Snapshots of the Youth Climate Strike in 2019 and 2020


  • Joslin Jefferson MacEwan University


Climate change is an anthropogenic, geological issue that has earned much attention in the past few years. The issue has been put to the forefront by then 16-year-old Swedish political activist Greta Thunberg, who began protesting every Friday outside the Swedish parliament in August 2018 (Fraser & Westbrook, 2019) asking the government to reduce carbon emissions in accordance with the Paris Agreement. Her approach inspired many young people around the world. These protests gained momentum and by 2019 the Guardian reported that roughly 6 million people were participating in the global climate strikes (Taylor, Watts, et al. 2019). These protests continued into 2020, however, due to the global pandemic, protesters and activists had to find alternative ways to spread awareness. Images then became more important and also morphed into another kind of storytelling. Images are at the core of this research since images can have a profound effect on our memories, and digital media expanded the possibilities to document protests using images. The focus of this article is on digital storytelling and visual framing. This research qualitatively and quantitatively analyzes 1,394 images of the 2019 and 2020 youth climate strike. By collecting Google Images and using a framework that allows us to study narratives and image-making, we show how the pandemic changed the imagery of this movement moving protest tactics into more individualized, instead of collective, expressions. While news media are still dominant in posting protest images, their ability to control the framing of a protest event is undermined by other sources, including protesters themselves. This research highlights new tactics used by social movements to sustain their activity during the pandemic.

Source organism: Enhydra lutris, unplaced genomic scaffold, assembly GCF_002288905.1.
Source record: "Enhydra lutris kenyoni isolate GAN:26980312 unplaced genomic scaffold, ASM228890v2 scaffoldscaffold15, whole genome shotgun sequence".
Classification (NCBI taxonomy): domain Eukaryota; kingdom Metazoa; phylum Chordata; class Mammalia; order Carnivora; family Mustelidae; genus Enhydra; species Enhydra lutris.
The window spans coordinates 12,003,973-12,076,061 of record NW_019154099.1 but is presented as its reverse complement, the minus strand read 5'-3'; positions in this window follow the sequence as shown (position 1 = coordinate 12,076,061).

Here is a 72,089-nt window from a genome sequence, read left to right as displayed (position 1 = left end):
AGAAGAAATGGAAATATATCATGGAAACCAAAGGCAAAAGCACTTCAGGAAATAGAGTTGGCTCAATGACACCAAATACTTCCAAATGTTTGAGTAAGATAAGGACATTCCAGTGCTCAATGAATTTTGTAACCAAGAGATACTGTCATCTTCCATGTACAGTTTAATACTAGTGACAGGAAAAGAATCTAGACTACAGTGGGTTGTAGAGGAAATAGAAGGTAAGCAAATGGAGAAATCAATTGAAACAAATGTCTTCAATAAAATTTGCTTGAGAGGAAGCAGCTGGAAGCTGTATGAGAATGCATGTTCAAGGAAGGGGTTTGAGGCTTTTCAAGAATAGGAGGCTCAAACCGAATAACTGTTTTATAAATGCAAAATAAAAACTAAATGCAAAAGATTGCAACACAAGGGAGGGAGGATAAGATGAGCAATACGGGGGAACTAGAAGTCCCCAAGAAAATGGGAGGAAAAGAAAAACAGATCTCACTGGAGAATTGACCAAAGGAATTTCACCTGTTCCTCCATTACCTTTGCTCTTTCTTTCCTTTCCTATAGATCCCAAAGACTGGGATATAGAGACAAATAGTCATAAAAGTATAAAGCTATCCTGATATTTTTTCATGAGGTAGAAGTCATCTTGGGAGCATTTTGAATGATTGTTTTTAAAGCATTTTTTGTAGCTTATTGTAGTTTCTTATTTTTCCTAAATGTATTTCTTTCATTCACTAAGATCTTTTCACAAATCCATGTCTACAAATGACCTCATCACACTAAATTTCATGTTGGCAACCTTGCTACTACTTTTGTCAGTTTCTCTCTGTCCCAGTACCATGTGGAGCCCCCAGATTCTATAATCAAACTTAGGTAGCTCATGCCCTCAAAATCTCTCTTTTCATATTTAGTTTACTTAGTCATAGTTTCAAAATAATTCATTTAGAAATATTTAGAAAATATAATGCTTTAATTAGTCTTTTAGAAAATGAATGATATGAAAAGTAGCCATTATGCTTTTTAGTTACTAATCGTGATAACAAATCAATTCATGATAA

Department: Sociology 

Faculty Mentor: Dr. Shelley Boulianne